Cordes is a strong supporter and personal friend of Pope Benedict. After being made a cardinal in 2007, he was appointed as president of “Cor Unum,” the Church’s coordinating body for charitable activities, until his resignation in 2010. During his tenure he opposed and warned against the secularization of Catholic Charities worldwide.  In 2008 he issued a general caution that Catholic charities must not become “indistinguishable from secular organizations such as UNICEF, the Red Cross, and others.”

“Charitable organizations must not forget the Christian meaning of their activity, influenced by the present philanthropic climate or by excessive reliance on public funds,” Cordes said. Catholic charity, he added, is intended to be a “sign of God’s goodness.” Following Cordes’ tenure in Cor Unum, the pope issued legislation initiating sweeping reforms of Catholic charitable activities that requires them to act in accordance with Catholic teaching, particularly on issues related to life and family.

In 2011, Cordes strongly criticised the German Christian Democratic Party over their support for easing restrictions in the Embryo Protection Act. Cordes said, “If a party has the C in its name, they are obliged to follow the Christian understanding of humanity, otherwise they are operating a labelling fraud. “

Cordes said, “By abusing their parliamentary legitimation, Christian politicians have arrogated the right to instruct the hierarchy.”

Asked this week by a German language news agency about his last visit with Pope Benedict, Cordes responded that it was “at the farewell to the cardinals in the Clementine Hall, shortly before his departure last Thursday and it was my turn.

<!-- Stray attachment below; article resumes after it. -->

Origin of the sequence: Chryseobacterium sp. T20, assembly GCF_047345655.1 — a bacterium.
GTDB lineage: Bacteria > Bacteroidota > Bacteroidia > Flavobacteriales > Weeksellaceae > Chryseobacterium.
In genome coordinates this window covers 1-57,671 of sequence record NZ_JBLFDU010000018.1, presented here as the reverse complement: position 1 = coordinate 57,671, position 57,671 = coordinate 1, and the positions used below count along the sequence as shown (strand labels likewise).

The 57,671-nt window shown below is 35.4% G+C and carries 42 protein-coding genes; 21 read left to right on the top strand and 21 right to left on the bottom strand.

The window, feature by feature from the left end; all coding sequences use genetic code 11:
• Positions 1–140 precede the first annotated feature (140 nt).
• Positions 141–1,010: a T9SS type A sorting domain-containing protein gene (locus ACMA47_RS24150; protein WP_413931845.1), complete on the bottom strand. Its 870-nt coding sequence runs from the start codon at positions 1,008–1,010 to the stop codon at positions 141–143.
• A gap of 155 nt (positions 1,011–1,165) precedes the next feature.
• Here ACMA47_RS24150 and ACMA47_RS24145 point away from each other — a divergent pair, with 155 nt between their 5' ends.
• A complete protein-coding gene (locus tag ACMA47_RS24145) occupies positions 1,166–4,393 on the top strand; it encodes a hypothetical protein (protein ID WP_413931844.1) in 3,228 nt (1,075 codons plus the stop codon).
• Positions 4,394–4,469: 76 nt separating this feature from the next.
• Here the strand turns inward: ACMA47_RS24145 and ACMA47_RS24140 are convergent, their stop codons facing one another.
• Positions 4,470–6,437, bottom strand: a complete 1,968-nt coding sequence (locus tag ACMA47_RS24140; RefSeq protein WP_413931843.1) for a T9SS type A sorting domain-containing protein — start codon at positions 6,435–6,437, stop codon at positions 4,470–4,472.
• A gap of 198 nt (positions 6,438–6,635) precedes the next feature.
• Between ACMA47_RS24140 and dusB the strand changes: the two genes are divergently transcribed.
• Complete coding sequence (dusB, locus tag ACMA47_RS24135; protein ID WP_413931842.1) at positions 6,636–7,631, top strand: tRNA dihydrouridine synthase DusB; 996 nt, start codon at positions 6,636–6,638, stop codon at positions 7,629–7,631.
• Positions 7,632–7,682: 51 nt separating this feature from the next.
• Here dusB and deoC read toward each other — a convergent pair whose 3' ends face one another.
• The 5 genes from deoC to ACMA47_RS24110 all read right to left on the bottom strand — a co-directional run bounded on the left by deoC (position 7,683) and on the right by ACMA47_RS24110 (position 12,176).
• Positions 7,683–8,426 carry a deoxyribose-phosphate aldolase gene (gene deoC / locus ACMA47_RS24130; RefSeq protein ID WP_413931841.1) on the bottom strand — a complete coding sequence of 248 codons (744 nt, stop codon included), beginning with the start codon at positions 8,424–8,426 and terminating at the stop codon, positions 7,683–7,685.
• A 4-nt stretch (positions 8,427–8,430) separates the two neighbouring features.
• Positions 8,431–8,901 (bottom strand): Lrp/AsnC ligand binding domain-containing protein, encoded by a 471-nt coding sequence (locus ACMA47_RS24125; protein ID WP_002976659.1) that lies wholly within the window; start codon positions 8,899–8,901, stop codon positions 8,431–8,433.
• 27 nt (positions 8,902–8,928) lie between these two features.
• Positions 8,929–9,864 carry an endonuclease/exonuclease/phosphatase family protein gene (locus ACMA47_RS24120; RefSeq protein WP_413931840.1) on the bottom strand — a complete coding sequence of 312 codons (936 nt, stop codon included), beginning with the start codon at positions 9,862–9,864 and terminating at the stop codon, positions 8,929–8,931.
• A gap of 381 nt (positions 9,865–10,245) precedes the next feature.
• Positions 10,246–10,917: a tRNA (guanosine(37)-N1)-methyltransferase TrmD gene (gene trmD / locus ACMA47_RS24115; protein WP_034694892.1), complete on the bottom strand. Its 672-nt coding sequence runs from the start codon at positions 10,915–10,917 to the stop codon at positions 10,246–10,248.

“The Pope asked me spontaneously and easily: ‘How do you do?’ And I replied: ‘Apart from your resignation – well, Holy Father.’ The withdrawal of this great Pontiff left not only in me but in very many believers a painful void.” Asked if he will meet Pope Benedict again, Cordes responded, “I’ve also asked him if I can. And he gave his consent.”

Joachim Cardinal Meisner
Archbishop of Cologne, Germany
79 years old, Cardinal Elector
Created a cardinal by Pope John Paul II

In 2004 Meisner, in the lead-up to World Youth Day in Cologne, forbade dissident French bishop Jacques Gaillot from speaking in his diocese. Gaillot had been stripped of his diocese by John Paul II in 1995 after publicly taking stands opposed to Catholic teaching on condoms, homosexuality and abortion.

Broadly considered a conservative on social issues, Meisner also led a successful effort by the German Catholic hierarchy to stop a plan by police services to hand out condoms at World Youth Day.

Meisner publicly chastised Catholic dissident Hans Kung who had criticised the conservative movement among young Catholics. He told Catholic News Agency that World Youth Day, “is oriented to be an encounter for young people and not for ‘seniors’.” He said, “There is nothing for them (Küng and Drewermann) here, as young people are not interested in the silliness they fostered for so long.”

Earlier this year, however, in a move that surprised many in the pro-life movement, Meisner conditionally approved the use of the abortifacient Morning After Pill for rape victims in Catholic hospital. This came in response to a case in which a rape victim was denied such treatment in a Catholic hospital, causing a public backlash.